AP Photo/J. Scott Applewhite
Former Secretary of State Condoleeza Rice addresses the Republican National Convention on Wednesday.
Condoleezza Rice’s speech at the Republican National Convention Wednesday night reminded me a lot of the feelings I have about the woman herself. If I simply ignore actual history and gloss over the facts, there’s a lot there to like.
For starters, she’s the first black female Secretary of State. Now, let me put aside for a moment my feelings about the guy she was working for at the time. God knows I wouldn’t want to be judged by my association with some of my past bosses. (I fully endorse, however, any and all associations with my current one).
As the President’s chief foreign policy advisor, the Secretary of State is among the most powerful, visible, and influential people on the planet. Should the President be unable to do the job, the Secretary of State is the fourth person on the list of succession to take his or her place.
And for four years, that person was a black woman. I couldn’t help but feel proud when she got the gig during George W. Bush’s second term.
But let’s put her political career aside for a moment. Secretary Rice is so much more than her ridiculously impressive resume. She’s also an accomplished concert pianist, poster-woman for ladies who dig football, loves shopping, and she allegedly has a mean shoe game.
Game recognize game. That's my kinda girl. (Or she would be, if I could somehow divorce that Condoleezza Rice from the Condoleezza Rice who holds such an infamous place in American history.)
That shoe-shopping habit? When it was revealed that she was was in New York, taking in a Broadway show and shopping for Ferragamo shoes in the aftermath of Hurricane Katrina -- while thousands in New Orleans were left by the Bush administration to fend for themselves against winds and floodwaters released into their city by broken levees -- it was not a good look.
Our nation fought a war in Iraq for over eight years on that lie. Thousands of soldiers and Iraqi civilians died for that lie. Billions of taxpayer dollars drained out of the U.S. economy, based on that lie.
You'd think that details would matter to Secretary Rice, who spoke to our Andrea Mitchell after her speech and dodged a question about The Lie. Although she'd just given a beautiful speech on Thursday night at the RNC, the devil was in the details of what she didn't say.
As encouragement to her audience that the men on the GOP ticket are up to tackling the challenges that face our nation, she offered this shortcut through great triumphs in American history. Then she ties the entire thing up in a neat bow with her own personal narrative:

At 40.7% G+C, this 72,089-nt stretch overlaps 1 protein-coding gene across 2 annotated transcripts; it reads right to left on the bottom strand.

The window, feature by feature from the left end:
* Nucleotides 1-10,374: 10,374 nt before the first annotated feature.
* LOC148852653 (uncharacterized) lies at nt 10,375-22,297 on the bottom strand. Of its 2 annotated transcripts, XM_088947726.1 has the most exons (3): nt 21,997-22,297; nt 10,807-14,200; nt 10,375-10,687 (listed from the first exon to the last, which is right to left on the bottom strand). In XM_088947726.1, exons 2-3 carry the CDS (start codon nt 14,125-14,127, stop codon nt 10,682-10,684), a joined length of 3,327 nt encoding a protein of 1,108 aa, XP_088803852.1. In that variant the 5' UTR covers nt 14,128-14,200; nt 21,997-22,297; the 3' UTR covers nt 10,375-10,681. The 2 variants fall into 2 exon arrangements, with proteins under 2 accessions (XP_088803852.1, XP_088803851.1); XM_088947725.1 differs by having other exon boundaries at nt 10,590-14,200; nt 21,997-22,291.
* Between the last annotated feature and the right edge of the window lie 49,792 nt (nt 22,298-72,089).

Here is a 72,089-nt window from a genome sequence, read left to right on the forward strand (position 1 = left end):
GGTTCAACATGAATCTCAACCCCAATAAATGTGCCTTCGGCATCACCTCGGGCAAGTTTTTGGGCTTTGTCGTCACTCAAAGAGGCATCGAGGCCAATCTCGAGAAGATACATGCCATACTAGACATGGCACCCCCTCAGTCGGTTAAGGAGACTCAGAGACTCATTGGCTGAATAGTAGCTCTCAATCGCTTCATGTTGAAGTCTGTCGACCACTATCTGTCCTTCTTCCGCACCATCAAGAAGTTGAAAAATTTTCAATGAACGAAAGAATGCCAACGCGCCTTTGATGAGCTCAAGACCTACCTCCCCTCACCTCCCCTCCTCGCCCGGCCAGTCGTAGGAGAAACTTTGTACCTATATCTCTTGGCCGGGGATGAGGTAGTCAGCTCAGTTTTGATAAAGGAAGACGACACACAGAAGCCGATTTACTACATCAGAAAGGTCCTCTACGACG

Whenever you find yourself a doubting us, just think about all those times that America made impossible seem inevitable in retrospect... a civil war, brother against brother, hundreds of thousands dead on both sides, but we emerged a more perfect union. A second founding when impatient patriots were determined to overcome the birth defect of slavery and the scourge of segregation. A long struggle against communism with the Soviets even -- the Soviet Union's collapse and in the aftermath of 9/11, the willingness to take hard, hard decisions that toward us and prevented the follow on attack that everybody thought preordained.
And on a personal note, a little girl grows up in Jim Crow Birmingham. The segregated city of the South where her parents cannot take her to a movie theater or to restaurants, but they have convinced that even if she cannot have it hamburger at Woolworth's, she can be the President of the United States if she wanted to be, and she becomes the Secretary of State.
Let's be clear. Slavery and segregation were not some random abnormality of America's birth. On the contrary, it is through the institution of slavery that America was born. Indeed, the very foundations of our national economy can be traced back to slavery, which attributed a market value to human beings amounting to nearly $4 billion in today's dollars.
Secretary Rice's hopscotch through history not only creates a speed bump out of what is in fact the road, it also detaches that past from our present. Yes, we did away with slavery and the scourge of Jim Crow, but not the systemic white privilege that was endemic to both, and that continues to fester in the racial and economic disparities that still plague our country today.
And adding her own American success story to her list of inevitable impossibilities, she pulls her own version of Clint Eastwood's "disappearing" act. She substitutes her own story of Black achievement as the end point to her abbreviated history of America's struggles with race: She grew up in Jim Crow; she experienced segregation; she became Secretary of State. Black Americans have overcome. The end.
It's Dr. Rice's own version of Eastwood's magic tragic. Poof! President Obama disappears. And poof! So, too, do the black Americans who failed to navigate the gauntlet of America's systemic racism as as successfully as she has.
That fairy tale is a neat little narrative to spoon-feed an audience that was almost entirely devoid of any diversity, and who spent the entire convention fattening itself on the all too convenient untruth about what, exactly they "built" in this country.
But then again maybe I'm just jealous and wishing I were as easily able to dupe myself into that kind of magical thinking. Because then I'd "Poof!" Condoleezza Rice out of infamy and into the history-making, NFL-loving, shoe addict that I wish she really was.
See below Melissa's "Did She Just Say That" today about the many women speakers featured at the Republican National Convention.
Did She Just Say That?: Melissa Harris-Perry points out the many female speakers who took center stage at the Republican National Convention, proving that the GOP is not just a boys-club.